• More than half of pre-primary children in China (57%) enrol in private institutions compared to about a third on average across OECD and G20 countries. In 2019, there were 17 children per teacher, 16% less than in 2015. The decrease in the number of children per teacher is driven by the rise in the number of pre-primary teachers by 37% over this period, twice the increase in the number of children enrolled (15%).

  • In China, 0.1% of students in upper secondary initial education repeated a grade in 2019, compared to about 3% on average across OECD countries. Boys are more likely to repeat a grade at upper secondary initial education than girls. In China, 52% of repeaters at upper secondary level were boys, lower than the OECD average of 57%.

  • The 9-year free and compulsory education in China targets children from age 6 to age 15. It encompasses primary and lower secondary education. Despite the efforts to bring children to schools, the quality of the learning environment still needs to be improved in China. In 2013, in China, there were on average 38 children per class in primary school and 50 in lower secondary school, while the OECD averages were 19 and 21, respectively.

  • Tertiary education has been expanding in the last decades. In China, 28% of 18 year-olds, 39% of 19 year-olds and 40% of 20 year-olds were enrolled in tertiary education in 2019 compared to 18%, 34% and 39% on average across OECD countries. However, adults in China are less likely to enrol in tertiary education at higher age groups. Only 1% of 25-29 year-olds do, compared to more than 10% on average across OECD countries. Women are more likely than men to participate in tertiary education across most OECD countries. There is a similar trend in China where women represent 55% of first-time entrants to tertiary education, a similar share as the OECD average.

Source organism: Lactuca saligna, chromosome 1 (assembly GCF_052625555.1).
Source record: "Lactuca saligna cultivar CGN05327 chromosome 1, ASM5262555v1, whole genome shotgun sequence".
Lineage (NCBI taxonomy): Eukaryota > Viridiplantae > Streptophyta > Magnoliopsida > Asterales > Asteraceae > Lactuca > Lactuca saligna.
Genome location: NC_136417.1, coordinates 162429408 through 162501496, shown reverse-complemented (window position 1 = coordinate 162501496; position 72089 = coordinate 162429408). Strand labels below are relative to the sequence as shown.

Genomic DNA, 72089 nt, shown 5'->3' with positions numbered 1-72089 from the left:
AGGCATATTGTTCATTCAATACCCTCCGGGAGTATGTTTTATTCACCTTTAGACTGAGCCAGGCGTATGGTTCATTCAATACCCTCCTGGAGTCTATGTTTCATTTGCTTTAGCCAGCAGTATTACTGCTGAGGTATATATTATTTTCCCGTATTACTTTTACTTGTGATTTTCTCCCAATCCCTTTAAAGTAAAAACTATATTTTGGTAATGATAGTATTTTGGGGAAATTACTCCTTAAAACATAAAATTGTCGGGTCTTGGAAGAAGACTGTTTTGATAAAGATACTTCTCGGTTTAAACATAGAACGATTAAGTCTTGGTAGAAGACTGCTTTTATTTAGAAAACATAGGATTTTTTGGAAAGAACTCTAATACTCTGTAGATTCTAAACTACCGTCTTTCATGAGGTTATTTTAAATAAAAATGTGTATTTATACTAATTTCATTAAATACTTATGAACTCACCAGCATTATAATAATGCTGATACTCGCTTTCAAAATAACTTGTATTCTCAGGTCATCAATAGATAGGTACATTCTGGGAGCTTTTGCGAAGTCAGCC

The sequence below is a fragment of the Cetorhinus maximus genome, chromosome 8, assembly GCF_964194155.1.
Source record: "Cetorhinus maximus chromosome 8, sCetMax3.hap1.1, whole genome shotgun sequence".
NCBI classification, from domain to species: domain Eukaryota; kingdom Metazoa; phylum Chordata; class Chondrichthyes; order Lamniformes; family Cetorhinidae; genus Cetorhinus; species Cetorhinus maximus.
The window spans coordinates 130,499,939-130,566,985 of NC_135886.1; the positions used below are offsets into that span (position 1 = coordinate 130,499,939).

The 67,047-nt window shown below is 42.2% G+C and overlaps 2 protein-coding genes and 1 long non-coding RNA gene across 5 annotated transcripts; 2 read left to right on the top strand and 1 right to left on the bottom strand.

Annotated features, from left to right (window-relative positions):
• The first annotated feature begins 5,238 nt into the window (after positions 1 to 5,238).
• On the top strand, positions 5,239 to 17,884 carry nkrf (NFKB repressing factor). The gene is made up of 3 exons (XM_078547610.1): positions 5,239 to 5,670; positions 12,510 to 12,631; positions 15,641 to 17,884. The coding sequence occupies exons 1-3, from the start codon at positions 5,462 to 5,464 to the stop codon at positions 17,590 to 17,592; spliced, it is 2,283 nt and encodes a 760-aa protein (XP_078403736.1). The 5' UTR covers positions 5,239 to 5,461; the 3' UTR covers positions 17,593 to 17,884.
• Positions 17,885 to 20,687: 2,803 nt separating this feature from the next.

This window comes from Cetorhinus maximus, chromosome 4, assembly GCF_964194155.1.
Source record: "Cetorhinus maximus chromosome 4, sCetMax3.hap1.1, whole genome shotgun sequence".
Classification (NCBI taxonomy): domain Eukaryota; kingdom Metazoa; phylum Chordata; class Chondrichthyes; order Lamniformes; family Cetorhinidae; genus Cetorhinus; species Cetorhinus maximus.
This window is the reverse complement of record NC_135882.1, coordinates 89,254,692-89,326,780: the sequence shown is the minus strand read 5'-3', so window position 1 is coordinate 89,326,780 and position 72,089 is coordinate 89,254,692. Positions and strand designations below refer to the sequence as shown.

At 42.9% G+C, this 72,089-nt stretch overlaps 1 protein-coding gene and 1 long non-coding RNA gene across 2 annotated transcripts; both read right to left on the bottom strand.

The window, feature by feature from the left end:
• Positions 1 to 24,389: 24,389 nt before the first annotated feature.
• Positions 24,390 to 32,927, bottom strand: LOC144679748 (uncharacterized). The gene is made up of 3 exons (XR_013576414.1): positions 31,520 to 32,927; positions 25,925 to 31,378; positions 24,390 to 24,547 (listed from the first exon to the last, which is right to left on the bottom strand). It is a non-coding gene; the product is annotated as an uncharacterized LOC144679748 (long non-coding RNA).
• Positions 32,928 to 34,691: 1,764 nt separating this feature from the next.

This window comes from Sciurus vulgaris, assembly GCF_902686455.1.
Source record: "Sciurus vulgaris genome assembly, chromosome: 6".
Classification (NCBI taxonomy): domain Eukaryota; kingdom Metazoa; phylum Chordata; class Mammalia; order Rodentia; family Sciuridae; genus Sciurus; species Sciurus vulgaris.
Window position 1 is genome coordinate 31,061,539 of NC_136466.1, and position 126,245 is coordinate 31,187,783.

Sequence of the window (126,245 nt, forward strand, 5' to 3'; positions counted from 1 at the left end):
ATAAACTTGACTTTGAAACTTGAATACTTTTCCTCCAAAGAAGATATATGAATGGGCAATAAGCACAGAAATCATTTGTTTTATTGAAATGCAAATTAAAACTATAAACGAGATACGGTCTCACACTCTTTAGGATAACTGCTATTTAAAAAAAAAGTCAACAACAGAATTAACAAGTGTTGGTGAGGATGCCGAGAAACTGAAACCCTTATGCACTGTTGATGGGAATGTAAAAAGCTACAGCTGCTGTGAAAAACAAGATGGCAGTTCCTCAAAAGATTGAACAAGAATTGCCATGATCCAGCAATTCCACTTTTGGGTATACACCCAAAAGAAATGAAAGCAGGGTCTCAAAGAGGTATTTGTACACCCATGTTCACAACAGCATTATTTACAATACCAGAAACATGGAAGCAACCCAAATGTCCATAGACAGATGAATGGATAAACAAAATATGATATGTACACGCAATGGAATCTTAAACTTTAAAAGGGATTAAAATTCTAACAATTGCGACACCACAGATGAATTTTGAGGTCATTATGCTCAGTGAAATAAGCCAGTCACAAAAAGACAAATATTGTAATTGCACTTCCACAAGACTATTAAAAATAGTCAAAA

• China is the largest contributor to the OECD pool of international tertiary students, representing 22% of international students across the OECD region. Despite the strong presence of Chinese students in the international student market, only 2% of Chinese tertiary students study abroad.  Similarly, in 2019, international students represented less than 1% of tertiary students enrolled in China (Figure 1).


OECD (2021), Education at a Glance 2021: OECD Indicators, OECD Publishing, Paris,

OECD (2021), “Regional education”, OECD Regional Statistics (database), (accessed on 27 July 2021).

OECD (2021), “The state of global education – 18 months into the pandemic”, OECD Publishing, Paris,

For more information on Education at a Glance 2021 and to access the full set of Indicators, see:

For more information on the methodology used during the data collection for each indicator, the references to the sources and the specific notes for each country, see Annex 3 (

For general information on the methodology, please refer to the OECD Handbook for Internationally Comparative Education Statistics: Concepts, Standards, Definitions and Classifications (

Updated data can be found on line at and by following the StatLinks 2under the tables and charts in the publication.

Data on subnational regions for selected indicators are available in the OECD Regional Statistics (database) (OECD, 2021). When interpreting the results on subnational entities, readers should take into account that the population size of subnational entities can vary widely within countries. For example, regional variation in enrolment may be influenced by students attending school in a different region from their area of residence, particularly at higher levels of education. Also, regional disparities tend to be higher when more subnational entities are used in the analysis.

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The data on educational responses during COVID-19 were collected and processed by the OECD based on the Survey on Joint National Responses to COVID-19 School Closures, a collaborative effort conducted by the United Nations Educational, Scientific and Cultural Organization (UNESCO); the UNESCO Institute for Statistics (UIS); the United Nations Children's Fund (UNICEF); the World Bank; and the OECD.

This work is published under the responsibility of the Secretary-General of the OECD. The opinions expressed and arguments employed herein do not necessarily reflect the official views of OECD member countries.

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